Doctors are often overworked and overburdened with administrative and transcription tasks. Delegating some of these activities to other healthcare professionals, like medical scribes, will help ease their workload. But what does a medical scribe do, exactly? Keep reading—we'll take a closer look in this article!
What Does a Medical Scribe Do?
A medical scribe assists a healthcare provider (typically a physician) by documenting patient encounters in real time, including patient history, examination findings, and treatment plans.
The scribe notes the doctor's verbal instructions and observations in a patient's electronic medical record (EMR). This allows the doctor to focus on the patient, improving the visit's efficiency and accuracy. Medical scribes work in a fast-paced environment and require a strong attention to detail and the ability to multitask. Good communication and computer skills are also essential.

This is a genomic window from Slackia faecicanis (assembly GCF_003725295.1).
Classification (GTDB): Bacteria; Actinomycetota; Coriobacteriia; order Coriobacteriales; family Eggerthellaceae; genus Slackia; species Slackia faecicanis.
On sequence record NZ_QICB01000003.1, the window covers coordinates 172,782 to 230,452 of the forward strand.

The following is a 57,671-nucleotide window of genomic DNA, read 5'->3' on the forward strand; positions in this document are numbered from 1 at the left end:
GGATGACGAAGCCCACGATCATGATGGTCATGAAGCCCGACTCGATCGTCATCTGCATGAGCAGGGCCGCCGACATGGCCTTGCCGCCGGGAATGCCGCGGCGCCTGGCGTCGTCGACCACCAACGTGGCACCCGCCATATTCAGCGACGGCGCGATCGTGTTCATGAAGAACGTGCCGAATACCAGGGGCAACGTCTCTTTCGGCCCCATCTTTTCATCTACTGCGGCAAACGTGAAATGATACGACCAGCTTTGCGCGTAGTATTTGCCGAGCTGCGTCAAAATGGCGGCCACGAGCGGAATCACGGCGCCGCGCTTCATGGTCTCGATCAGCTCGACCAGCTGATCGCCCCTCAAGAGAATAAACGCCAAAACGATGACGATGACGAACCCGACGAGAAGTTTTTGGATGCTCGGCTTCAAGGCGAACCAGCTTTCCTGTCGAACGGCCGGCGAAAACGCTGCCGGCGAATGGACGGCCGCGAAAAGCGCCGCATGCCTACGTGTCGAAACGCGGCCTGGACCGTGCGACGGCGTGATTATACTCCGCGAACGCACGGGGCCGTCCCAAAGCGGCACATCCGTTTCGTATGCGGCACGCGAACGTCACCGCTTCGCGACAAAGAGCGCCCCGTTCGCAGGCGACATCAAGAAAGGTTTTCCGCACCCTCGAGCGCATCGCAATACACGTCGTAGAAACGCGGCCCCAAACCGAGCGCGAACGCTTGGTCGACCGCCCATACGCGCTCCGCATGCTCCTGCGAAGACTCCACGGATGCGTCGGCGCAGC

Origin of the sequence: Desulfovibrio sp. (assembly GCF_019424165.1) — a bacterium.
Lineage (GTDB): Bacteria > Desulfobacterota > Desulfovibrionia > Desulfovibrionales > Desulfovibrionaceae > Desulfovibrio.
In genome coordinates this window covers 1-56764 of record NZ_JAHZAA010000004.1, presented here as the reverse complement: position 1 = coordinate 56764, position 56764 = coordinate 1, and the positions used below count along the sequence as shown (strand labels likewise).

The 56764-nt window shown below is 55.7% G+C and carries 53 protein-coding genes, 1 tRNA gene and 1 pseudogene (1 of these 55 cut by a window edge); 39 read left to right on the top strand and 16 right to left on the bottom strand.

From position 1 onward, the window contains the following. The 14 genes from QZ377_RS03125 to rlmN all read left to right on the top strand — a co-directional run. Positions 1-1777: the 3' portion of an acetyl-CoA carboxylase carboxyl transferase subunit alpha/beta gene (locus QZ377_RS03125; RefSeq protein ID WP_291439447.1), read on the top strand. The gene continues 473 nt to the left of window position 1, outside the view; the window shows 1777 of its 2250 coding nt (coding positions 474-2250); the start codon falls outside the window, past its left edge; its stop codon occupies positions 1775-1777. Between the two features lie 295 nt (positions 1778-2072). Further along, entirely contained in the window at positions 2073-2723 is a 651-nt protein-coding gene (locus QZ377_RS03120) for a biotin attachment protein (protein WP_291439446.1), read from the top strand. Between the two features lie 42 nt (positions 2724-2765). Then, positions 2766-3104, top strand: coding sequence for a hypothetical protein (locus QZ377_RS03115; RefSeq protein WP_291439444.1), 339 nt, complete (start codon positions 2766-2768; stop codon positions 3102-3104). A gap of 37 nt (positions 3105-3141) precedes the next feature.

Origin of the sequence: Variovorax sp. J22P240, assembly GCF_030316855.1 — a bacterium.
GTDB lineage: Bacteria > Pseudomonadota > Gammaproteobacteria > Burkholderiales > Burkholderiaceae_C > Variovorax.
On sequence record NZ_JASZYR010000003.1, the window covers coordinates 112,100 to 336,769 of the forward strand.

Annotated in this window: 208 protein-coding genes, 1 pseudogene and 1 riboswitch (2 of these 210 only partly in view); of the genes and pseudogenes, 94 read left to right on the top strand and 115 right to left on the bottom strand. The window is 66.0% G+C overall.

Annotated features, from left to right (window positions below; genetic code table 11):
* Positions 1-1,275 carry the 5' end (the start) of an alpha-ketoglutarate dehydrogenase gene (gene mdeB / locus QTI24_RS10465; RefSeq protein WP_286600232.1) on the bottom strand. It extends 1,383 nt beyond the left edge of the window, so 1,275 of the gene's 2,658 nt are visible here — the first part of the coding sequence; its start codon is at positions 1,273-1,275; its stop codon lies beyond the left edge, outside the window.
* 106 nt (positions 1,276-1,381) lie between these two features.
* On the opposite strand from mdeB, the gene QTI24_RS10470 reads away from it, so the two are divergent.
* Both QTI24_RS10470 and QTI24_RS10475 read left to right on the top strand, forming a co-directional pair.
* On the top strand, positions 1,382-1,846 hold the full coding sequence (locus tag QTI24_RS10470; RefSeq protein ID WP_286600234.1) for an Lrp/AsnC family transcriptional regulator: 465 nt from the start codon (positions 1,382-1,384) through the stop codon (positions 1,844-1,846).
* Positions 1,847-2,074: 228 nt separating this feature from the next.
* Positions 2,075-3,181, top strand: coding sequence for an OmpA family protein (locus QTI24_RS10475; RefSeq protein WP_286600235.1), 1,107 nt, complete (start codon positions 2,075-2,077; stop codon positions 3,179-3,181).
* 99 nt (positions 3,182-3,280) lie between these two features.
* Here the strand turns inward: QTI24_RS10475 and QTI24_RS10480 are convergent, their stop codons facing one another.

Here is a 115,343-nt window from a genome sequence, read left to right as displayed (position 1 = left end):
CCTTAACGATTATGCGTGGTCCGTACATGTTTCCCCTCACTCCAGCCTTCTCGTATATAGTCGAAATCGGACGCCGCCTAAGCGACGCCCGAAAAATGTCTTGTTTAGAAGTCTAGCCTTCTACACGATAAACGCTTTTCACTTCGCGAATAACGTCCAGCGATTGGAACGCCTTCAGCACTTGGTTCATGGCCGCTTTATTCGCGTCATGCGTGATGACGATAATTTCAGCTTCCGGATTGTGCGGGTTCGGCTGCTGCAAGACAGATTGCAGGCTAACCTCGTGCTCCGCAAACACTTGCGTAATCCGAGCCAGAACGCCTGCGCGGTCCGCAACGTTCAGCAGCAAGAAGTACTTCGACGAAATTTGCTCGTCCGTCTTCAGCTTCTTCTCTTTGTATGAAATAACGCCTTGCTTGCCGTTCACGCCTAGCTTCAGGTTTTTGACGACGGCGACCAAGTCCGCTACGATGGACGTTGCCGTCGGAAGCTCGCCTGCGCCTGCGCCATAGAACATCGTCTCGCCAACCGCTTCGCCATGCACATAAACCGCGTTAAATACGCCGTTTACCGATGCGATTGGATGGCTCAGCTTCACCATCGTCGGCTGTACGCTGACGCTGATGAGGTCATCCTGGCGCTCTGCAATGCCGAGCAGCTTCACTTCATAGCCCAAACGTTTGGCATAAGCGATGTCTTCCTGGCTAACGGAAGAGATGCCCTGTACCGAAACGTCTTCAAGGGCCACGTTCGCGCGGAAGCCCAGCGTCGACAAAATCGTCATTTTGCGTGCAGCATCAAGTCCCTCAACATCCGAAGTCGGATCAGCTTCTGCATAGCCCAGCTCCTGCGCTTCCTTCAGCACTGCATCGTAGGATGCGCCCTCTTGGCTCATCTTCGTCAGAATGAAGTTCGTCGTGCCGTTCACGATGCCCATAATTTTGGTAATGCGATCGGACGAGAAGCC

What are a Medical Scribe's Duties and Responsibilities?
A medical scribe's primary responsibility is to ensure that a doctor's instructions and observations are in the EMR. They also gather patient history and vital signs and enter them into the electronic record. Additionally, they may assist the doctor with patient exams and procedures by preparing equipment and documenting findings.
Another critical aspect of a scribe's job is ordering lab tests, imaging studies, and other diagnostic tests and entering the results into the EMR. They also communicate with other healthcare team members, such as nurses and pharmacists, to ensure that all patient information is accurate and up-to-date.
This healthcare professional may also schedule follow-up appointments and referrals to specialists. They do all of this while ensuring compliance with HIPAA and similar regulations and keeping up-to-date with changes in medical terminology and codes.
What Does a Medical Scribe Do to Gain Training?
Many employers prefer scribes to have some college education, although this is only sometimes required. Some college coursework in a related field, like Biology or Medical Technology, is also preferable.